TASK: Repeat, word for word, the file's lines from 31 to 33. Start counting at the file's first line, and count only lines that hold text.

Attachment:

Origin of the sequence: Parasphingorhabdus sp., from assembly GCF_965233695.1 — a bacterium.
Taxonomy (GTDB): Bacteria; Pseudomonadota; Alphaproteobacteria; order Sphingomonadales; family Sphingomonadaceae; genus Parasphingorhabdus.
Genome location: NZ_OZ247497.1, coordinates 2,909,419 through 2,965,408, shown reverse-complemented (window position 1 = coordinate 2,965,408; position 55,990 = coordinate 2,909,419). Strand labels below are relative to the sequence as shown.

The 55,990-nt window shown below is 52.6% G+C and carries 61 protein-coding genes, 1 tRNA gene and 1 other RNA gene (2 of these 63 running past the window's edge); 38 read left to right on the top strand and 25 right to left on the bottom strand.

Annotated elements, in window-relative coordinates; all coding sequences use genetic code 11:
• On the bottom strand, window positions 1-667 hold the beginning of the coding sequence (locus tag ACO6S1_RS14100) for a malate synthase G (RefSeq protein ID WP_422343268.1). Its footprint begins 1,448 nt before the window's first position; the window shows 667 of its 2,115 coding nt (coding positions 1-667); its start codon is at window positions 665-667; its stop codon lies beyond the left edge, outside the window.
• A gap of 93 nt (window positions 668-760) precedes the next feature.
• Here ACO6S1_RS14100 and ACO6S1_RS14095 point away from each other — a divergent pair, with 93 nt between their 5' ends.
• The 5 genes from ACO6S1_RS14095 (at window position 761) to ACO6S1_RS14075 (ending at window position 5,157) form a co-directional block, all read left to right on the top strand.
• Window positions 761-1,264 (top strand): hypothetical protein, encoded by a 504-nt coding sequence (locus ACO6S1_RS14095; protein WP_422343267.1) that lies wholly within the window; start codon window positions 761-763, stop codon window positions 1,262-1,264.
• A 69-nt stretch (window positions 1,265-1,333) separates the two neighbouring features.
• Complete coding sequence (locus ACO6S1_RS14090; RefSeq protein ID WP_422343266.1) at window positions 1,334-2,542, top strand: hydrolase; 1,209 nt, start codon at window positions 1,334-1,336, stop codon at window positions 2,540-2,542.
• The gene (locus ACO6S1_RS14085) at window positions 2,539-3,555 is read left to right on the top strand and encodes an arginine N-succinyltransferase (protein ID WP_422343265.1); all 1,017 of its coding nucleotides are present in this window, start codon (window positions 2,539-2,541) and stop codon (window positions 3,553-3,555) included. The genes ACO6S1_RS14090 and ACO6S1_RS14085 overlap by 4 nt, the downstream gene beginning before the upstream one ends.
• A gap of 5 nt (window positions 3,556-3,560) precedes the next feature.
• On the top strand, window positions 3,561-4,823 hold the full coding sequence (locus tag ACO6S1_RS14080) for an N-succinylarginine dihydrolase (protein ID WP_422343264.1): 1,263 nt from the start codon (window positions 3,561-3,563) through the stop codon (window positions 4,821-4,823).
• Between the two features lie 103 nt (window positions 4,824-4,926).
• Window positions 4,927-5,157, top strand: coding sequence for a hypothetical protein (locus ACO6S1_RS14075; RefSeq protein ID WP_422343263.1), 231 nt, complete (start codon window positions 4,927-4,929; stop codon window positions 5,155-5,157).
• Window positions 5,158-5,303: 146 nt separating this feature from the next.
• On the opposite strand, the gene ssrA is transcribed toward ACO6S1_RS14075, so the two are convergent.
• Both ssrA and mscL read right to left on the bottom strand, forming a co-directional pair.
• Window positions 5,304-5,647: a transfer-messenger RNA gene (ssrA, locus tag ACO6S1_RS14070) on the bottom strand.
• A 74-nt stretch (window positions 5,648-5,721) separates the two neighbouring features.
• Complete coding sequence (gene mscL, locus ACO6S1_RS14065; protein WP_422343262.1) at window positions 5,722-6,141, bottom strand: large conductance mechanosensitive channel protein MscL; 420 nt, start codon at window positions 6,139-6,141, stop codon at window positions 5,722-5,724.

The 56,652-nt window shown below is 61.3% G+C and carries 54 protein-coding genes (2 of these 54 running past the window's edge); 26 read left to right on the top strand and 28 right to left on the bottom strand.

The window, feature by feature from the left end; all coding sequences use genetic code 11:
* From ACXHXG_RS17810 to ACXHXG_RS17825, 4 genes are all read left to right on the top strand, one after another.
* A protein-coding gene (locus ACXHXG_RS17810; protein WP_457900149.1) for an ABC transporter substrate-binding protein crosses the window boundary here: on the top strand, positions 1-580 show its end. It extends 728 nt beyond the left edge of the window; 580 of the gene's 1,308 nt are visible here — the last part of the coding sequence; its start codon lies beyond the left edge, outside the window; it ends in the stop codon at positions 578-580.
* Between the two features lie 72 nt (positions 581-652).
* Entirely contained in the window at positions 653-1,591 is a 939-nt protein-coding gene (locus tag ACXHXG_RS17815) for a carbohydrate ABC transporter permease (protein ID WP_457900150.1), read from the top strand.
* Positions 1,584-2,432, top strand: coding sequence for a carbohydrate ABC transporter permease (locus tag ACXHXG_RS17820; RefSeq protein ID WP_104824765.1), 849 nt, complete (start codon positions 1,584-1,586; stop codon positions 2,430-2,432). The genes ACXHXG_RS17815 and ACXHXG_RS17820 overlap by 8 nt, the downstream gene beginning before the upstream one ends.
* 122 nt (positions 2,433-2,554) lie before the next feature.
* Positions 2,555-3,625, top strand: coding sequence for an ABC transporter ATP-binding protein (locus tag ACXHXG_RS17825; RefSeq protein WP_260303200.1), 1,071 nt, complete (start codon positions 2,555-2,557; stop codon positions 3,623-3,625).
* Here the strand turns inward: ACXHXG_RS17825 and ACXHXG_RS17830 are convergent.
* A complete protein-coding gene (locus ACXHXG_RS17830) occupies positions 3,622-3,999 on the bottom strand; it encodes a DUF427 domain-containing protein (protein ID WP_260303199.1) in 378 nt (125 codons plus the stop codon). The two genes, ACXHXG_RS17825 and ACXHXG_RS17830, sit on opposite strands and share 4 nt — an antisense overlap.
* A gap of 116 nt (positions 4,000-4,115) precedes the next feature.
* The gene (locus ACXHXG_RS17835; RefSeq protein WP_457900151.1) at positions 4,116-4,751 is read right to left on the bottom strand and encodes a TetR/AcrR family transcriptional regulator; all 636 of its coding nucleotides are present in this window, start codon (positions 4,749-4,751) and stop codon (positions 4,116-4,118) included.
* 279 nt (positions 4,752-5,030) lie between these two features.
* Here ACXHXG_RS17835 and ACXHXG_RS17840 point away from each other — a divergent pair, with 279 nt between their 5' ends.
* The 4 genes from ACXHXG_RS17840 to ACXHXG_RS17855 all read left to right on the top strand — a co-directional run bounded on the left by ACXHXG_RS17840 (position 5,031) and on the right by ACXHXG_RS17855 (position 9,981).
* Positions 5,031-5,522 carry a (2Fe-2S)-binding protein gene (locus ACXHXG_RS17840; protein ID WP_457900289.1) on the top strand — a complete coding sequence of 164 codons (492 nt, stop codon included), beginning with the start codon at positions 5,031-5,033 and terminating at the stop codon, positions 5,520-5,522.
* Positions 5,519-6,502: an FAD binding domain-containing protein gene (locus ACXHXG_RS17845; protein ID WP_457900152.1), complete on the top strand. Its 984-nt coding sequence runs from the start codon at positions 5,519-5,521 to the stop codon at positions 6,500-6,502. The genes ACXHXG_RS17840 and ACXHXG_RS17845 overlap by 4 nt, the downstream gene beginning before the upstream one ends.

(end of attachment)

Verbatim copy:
* 122 nt (positions 2,433-2,554) lie before the next feature.
* Positions 2,555-3,625, top strand: coding sequence for an ABC transporter ATP-binding protein (locus tag ACXHXG_RS17825; RefSeq protein WP_260303200.1), 1,071 nt, complete (start codon positions 2,555-2,557; stop codon positions 3,623-3,625).
* Here the strand turns inward: ACXHXG_RS17825 and ACXHXG_RS17830 are convergent.